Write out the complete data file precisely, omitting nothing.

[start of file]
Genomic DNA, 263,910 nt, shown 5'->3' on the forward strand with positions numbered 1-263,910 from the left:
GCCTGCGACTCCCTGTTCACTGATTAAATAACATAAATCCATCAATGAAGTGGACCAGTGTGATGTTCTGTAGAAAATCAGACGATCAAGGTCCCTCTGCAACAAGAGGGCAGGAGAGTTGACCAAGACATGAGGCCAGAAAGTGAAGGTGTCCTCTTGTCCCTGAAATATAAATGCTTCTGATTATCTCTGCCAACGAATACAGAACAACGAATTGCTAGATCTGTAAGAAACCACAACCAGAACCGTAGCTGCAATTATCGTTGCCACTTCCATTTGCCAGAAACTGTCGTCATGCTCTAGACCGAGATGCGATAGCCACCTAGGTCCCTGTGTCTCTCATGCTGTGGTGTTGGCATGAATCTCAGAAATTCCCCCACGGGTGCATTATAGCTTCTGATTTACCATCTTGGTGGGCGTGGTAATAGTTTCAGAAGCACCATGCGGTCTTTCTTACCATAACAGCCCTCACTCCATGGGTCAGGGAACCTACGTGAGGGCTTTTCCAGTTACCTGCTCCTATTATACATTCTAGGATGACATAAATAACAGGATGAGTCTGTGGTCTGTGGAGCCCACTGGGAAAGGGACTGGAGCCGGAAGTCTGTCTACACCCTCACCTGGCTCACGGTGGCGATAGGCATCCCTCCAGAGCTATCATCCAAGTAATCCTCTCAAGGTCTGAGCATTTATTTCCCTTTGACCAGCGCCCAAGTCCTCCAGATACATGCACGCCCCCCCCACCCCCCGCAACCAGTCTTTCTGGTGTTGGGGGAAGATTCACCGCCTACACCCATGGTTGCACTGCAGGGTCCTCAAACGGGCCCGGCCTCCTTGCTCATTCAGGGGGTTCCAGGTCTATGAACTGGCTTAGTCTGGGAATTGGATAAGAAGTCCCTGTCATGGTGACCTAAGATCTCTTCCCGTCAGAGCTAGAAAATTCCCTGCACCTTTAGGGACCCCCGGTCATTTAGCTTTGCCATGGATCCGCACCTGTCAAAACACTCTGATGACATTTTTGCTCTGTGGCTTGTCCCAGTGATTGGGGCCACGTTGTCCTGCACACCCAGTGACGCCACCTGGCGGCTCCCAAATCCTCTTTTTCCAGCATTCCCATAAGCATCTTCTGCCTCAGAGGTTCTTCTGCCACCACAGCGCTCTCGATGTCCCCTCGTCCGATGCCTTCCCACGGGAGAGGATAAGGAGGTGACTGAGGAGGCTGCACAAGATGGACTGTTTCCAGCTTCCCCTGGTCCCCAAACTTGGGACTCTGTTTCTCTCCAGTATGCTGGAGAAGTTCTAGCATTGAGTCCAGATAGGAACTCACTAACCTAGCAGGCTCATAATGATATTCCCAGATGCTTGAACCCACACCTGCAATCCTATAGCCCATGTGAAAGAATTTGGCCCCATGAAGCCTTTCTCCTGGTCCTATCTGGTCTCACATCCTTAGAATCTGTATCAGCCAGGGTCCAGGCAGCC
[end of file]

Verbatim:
Genomic DNA, 263,910 nt, shown 5'->3' on the forward strand with positions numbered 1-263,910 from the left:
GCCTGCGACTCCCTGTTCACTGATTAAATAACATAAATCCATCAATGAAGTGGACCAGTGTGATGTTCTGTAGAAAATCAGACGATCAAGGTCCCTCTGCAACAAGAGGGCAGGAGAGTTGACCAAGACATGAGGCCAGAAAGTGAAGGTGTCCTCTTGTCCCTGAAATATAAATGCTTCTGATTATCTCTGCCAACGAATACAGAACAACGAATTGCTAGATCTGTAAGAAACCACAACCAGAACCGTAGCTGCAATTATCGTTGCCACTTCCATTTGCCAGAAACTGTCGTCATGCTCTAGACCGAGATGCGATAGCCACCTAGGTCCCTGTGTCTCTCATGCTGTGGTGTTGGCATGAATCTCAGAAATTCCCCCACGGGTGCATTATAGCTTCTGATTTACCATCTTGGTGGGCGTGGTAATAGTTTCAGAAGCACCATGCGGTCTTTCTTACCATAACAGCCCTCACTCCATGGGTCAGGGAACCTACGTGAGGGCTTTTCCAGTTACCTGCTCCTATTATACATTCTAGGATGACATAAATAACAGGATGAGTCTGTGGTCTGTGGAGCCCACTGGGAAAGGGACTGGAGCCGGAAGTCTGTCTACACCCTCACCTGGCTCACGGTGGCGATAGGCATCCCTCCAGAGCTATCATCCAAGTAATCCTCTCAAGGTCTGAGCATTTATTTCCCTTTGACCAGCGCCCAAGTCCTCCAGATACATGCACGCCCCCCCCACCCCCCGCAACCAGTCTTTCTGGTGTTGGGGGAAGATTCACCGCCTACACCCATGGTTGCACTGCAGGGTCCTCAAACGGGCCCGGCCTCCTTGCTCATTCAGGGGGTTCCAGGTCTATGAACTGGCTTAGTCTGGGAATTGGATAAGAAGTCCCTGTCATGGTGACCTAAGATCTCTTCCCGTCAGAGCTAGAAAATTCCCTGCACCTTTAGGGACCCCCGGTCATTTAGCTTTGCCATGGATCCGCACCTGTCAAAACACTCTGATGACATTTTTGCTCTGTGGCTTGTCCCAGTGATTGGGGCCACGTTGTCCTGCACACCCAGTGACGCCACCTGGCGGCTCCCAAATCCTCTTTTTCCAGCATTCCCATAAGCATCTTCTGCCTCAGAGGTTCTTCTGCCACCACAGCGCTCTCGATGTCCCCTCGTCCGATGCCTTCCCACGGGAGAGGATAAGGAGGTGACTGAGGAGGCTGCACAAGATGGACTGTTTCCAGCTTCCCCTGGTCCCCAAACTTGGGACTCTGTTTCTCTCCAGTATGCTGGAGAAGTTCTAGCATTGAGTCCAGATAGGAACTCACTAACCTAGCAGGCTCATAATGATATTCCCAGATGCTTGAACCCACACCTGCAATCCTATAGCCCATGTGAAAGAATTTGGCCCCATGAAGCCTTTCTCCTGGTCCTATCTGGTCTCACATCCTTAGAATCTGTATCAGCCAGGGTCCAGGCAGCC